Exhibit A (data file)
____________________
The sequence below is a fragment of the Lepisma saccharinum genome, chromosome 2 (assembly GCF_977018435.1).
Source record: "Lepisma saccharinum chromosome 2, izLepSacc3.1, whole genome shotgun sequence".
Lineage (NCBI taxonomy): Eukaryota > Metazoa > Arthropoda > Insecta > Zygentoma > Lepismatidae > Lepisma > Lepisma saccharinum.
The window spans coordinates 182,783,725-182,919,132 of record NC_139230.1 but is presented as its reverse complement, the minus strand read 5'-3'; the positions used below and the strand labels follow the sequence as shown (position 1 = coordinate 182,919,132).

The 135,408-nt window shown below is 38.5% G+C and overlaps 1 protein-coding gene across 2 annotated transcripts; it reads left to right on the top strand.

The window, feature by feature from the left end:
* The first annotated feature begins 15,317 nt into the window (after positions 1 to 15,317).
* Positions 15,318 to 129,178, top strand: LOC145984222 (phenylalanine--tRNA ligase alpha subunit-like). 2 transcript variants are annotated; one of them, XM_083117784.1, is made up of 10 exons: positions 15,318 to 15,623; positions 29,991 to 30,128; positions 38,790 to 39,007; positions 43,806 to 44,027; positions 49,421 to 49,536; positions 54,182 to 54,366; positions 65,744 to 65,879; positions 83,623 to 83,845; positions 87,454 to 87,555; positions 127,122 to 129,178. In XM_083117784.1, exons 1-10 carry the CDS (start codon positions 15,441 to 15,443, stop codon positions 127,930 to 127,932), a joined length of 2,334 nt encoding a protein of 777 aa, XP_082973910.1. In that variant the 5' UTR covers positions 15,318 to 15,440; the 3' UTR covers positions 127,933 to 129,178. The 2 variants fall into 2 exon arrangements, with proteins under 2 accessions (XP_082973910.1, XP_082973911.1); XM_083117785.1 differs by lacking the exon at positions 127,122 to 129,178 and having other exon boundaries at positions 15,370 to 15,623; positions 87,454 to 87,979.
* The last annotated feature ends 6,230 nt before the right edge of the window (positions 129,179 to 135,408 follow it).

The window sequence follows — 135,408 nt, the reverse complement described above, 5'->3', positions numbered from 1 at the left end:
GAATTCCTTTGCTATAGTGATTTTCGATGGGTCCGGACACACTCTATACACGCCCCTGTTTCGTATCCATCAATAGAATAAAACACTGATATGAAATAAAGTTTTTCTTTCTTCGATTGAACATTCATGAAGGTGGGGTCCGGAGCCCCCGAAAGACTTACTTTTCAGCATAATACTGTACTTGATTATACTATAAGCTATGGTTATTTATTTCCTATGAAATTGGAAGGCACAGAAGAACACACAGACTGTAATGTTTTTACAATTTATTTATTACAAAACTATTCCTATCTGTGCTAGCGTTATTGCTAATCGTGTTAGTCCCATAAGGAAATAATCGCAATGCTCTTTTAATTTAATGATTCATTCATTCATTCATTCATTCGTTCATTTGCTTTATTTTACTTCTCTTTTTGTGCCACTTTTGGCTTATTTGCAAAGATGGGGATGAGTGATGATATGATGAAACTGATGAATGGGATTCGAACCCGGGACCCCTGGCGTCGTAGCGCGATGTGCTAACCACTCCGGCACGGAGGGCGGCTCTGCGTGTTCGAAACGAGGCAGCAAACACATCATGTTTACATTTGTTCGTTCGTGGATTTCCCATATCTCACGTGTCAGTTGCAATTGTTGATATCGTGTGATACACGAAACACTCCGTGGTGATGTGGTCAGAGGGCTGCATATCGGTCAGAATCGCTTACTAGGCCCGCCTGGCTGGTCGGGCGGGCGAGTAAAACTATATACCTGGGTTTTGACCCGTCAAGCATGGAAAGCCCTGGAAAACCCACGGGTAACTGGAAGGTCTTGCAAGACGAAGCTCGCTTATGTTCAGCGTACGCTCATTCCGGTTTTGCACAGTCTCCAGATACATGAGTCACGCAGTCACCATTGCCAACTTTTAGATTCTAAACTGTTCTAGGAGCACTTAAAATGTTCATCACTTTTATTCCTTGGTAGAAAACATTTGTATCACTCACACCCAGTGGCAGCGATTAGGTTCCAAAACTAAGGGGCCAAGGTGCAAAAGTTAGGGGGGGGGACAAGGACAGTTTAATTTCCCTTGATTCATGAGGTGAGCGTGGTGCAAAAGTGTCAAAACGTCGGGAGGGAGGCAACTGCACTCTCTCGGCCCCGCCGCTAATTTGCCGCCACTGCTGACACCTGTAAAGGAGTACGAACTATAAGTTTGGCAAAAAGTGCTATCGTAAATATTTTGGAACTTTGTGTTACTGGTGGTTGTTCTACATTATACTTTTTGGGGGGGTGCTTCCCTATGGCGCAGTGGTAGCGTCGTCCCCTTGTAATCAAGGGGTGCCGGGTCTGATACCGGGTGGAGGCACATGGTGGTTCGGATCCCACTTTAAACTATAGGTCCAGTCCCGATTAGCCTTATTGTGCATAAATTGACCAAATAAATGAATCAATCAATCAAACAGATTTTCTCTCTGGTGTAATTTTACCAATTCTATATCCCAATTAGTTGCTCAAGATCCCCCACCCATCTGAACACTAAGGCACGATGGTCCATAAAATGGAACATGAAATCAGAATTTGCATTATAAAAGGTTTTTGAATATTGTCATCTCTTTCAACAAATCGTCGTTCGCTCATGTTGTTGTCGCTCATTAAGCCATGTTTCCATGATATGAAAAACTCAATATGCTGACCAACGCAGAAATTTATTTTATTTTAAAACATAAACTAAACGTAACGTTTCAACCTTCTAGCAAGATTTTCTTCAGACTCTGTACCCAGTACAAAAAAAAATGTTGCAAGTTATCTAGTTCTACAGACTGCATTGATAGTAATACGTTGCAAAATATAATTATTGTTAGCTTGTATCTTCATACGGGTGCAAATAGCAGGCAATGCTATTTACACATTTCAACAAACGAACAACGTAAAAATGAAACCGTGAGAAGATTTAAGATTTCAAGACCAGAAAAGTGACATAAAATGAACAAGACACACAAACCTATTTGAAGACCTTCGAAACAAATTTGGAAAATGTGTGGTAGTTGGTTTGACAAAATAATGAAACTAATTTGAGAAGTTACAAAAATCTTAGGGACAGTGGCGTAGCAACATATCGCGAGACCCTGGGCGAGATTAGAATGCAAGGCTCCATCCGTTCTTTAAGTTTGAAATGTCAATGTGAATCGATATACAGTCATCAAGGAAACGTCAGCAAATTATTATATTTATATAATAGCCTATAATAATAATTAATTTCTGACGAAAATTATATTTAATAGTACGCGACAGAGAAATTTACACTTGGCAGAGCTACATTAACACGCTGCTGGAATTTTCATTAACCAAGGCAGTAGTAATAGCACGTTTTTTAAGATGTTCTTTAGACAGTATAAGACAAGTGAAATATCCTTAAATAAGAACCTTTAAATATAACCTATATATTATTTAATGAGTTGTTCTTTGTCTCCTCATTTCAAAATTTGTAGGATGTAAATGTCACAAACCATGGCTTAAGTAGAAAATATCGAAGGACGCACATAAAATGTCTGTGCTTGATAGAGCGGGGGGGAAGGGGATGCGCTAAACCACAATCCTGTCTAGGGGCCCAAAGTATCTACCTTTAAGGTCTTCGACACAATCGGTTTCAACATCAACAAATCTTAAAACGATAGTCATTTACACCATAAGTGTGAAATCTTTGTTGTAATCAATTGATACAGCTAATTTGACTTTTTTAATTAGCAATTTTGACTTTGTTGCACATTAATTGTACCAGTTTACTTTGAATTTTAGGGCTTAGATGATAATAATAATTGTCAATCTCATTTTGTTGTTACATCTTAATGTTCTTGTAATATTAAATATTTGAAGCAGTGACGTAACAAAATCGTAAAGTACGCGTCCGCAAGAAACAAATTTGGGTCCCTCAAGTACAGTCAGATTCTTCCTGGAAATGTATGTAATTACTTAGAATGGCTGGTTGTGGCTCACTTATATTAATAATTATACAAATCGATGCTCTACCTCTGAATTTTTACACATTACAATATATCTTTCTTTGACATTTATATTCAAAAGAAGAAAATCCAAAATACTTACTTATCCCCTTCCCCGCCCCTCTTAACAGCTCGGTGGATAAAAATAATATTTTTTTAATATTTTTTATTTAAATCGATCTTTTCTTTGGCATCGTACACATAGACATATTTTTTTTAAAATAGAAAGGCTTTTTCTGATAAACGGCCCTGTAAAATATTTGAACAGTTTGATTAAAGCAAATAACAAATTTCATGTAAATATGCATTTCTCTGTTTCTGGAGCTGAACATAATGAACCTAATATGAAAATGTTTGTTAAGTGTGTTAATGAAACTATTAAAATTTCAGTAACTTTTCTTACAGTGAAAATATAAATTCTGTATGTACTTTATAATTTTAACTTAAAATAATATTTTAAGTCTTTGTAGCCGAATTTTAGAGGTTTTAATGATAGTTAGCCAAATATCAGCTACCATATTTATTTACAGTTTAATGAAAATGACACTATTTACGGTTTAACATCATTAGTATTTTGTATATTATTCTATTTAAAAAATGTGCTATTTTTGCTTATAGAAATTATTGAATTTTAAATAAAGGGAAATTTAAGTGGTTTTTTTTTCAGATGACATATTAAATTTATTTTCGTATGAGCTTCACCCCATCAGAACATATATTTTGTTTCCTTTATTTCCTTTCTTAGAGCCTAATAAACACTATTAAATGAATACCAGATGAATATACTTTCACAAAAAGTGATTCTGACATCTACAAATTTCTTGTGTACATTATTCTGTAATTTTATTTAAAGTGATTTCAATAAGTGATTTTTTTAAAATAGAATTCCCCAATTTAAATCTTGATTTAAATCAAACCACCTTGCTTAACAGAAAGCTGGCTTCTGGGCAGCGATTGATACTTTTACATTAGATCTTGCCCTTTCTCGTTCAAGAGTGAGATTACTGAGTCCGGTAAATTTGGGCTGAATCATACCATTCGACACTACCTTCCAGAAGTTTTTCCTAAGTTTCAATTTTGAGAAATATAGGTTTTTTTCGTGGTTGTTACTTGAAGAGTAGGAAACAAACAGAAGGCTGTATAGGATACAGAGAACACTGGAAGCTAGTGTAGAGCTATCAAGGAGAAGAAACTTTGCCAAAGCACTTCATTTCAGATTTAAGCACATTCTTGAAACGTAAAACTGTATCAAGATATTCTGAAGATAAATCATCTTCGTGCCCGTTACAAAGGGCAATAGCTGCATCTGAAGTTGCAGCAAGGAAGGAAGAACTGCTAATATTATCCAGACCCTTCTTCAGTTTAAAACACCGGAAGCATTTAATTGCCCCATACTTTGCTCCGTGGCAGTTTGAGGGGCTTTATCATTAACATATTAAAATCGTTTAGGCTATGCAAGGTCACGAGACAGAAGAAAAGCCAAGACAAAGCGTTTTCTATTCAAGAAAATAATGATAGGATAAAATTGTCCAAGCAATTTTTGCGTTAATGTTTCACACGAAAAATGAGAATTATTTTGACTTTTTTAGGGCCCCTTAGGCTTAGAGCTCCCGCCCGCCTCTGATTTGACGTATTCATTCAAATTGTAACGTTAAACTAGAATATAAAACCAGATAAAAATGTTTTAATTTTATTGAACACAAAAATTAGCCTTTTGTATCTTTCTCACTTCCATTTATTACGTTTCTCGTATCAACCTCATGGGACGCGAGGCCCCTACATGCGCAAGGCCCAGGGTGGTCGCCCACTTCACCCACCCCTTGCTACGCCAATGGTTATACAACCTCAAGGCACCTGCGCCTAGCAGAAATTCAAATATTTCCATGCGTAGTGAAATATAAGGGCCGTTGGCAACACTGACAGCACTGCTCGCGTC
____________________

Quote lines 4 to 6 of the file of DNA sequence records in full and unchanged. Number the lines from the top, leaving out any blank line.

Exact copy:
The window spans coordinates 182,783,725-182,919,132 of record NC_139230.1 but is presented as its reverse complement, the minus strand read 5'-3'; the positions used below and the strand labels follow the sequence as shown (position 1 = coordinate 182,919,132).

The 135,408-nt window shown below is 38.5% G+C and overlaps 1 protein-coding gene across 2 annotated transcripts; it reads left to right on the top strand.

The window, feature by feature from the left end: